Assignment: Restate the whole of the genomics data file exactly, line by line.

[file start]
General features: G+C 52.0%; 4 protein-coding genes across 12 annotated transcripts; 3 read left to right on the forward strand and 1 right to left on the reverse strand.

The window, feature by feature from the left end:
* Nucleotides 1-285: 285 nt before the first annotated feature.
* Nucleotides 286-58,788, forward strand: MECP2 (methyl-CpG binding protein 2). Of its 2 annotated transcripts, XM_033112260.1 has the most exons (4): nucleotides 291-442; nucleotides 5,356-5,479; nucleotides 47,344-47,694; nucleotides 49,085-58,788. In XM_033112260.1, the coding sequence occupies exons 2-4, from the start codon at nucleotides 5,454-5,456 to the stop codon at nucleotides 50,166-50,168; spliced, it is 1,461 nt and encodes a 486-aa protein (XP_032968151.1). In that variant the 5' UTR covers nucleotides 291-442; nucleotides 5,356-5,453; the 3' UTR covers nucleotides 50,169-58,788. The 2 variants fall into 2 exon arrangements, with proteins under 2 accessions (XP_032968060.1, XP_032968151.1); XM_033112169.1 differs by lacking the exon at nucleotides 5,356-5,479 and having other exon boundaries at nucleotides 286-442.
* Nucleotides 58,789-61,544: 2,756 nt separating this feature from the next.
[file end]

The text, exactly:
General features: G+C 52.0%; 4 protein-coding genes across 12 annotated transcripts; 3 read left to right on the forward strand and 1 right to left on the reverse strand.

The window, feature by feature from the left end:
* Nucleotides 1-285: 285 nt before the first annotated feature.
* Nucleotides 286-58,788, forward strand: MECP2 (methyl-CpG binding protein 2). Of its 2 annotated transcripts, XM_033112260.1 has the most exons (4): nucleotides 291-442; nucleotides 5,356-5,479; nucleotides 47,344-47,694; nucleotides 49,085-58,788. In XM_033112260.1, the coding sequence occupies exons 2-4, from the start codon at nucleotides 5,454-5,456 to the stop codon at nucleotides 50,166-50,168; spliced, it is 1,461 nt and encodes a 486-aa protein (XP_032968151.1). In that variant the 5' UTR covers nucleotides 291-442; nucleotides 5,356-5,453; the 3' UTR covers nucleotides 50,169-58,788. The 2 variants fall into 2 exon arrangements, with proteins under 2 accessions (XP_032968060.1, XP_032968151.1); XM_033112169.1 differs by lacking the exon at nucleotides 5,356-5,479 and having other exon boundaries at nucleotides 286-442.
* Nucleotides 58,789-61,544: 2,756 nt separating this feature from the next.